Dogs have their reasons for sometimes not wanting us to get close and touch them. And that should count. We should listen. And we should show our love in ways that take the other’s feelings into account. We should also teach kids to listen and to care about how others feel. We are all connected, and the more we practice paying attention to that, the better off we will be. This “ask and listen” practice may seem like no big deal at first glance, yet thinking of others this way is so powerful that it can change our world.

What do you think about doing an experiment the next five times you see a dog you’d like to touch? Would you be willing to try just standing still, and seeing if the dog comes up to you? If you’re even the least bit curious, give it a try! I would love to hear what you experience.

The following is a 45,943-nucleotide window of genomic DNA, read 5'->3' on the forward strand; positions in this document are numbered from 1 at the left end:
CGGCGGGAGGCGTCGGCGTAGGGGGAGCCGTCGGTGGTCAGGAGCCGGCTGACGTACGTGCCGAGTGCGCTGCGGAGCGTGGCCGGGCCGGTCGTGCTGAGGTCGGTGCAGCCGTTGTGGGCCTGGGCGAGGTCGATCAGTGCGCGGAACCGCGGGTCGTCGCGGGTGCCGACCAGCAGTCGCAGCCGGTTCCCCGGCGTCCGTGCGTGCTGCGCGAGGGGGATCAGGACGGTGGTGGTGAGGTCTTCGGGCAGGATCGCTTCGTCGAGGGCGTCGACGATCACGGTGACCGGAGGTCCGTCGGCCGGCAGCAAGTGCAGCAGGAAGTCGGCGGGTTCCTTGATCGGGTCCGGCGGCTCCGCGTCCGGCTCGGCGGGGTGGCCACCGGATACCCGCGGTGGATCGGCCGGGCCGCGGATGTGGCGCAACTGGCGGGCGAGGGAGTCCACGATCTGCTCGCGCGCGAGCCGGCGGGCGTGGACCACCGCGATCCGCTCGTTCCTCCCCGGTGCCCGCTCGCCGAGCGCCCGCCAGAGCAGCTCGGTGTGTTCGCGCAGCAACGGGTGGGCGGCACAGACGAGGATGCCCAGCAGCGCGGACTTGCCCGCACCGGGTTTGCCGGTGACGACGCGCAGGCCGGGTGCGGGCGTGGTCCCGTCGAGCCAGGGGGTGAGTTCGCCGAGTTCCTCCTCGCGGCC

Tune in next time when we see grown adults have massive meltdowns on the sidewalk, trying to cope when dogs do not approach them, and we answer the question, “What if the dog doesn’t approach me?

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Gettin’ Schooled on Freaky Friday

Time for a Freaky Friday multiple choice quiz! Freaky Friday is the day we see the world from the dog’s perspective (just like Jamie Lee Curtis and Lindsay Lohan did when they switched bodies in the movie).

I thought I’d try out a twist to the format (thanks to your feedback). Below the photo I will point out some body language the dog is displaying that gives clues into how he or she is feeling. Since this Friday’s photo is from a classroom, I thought I’d offer a multiple choice quiz, too (see below). Please let me know what you think, about the clues, the quiz and about the dog’s perspective.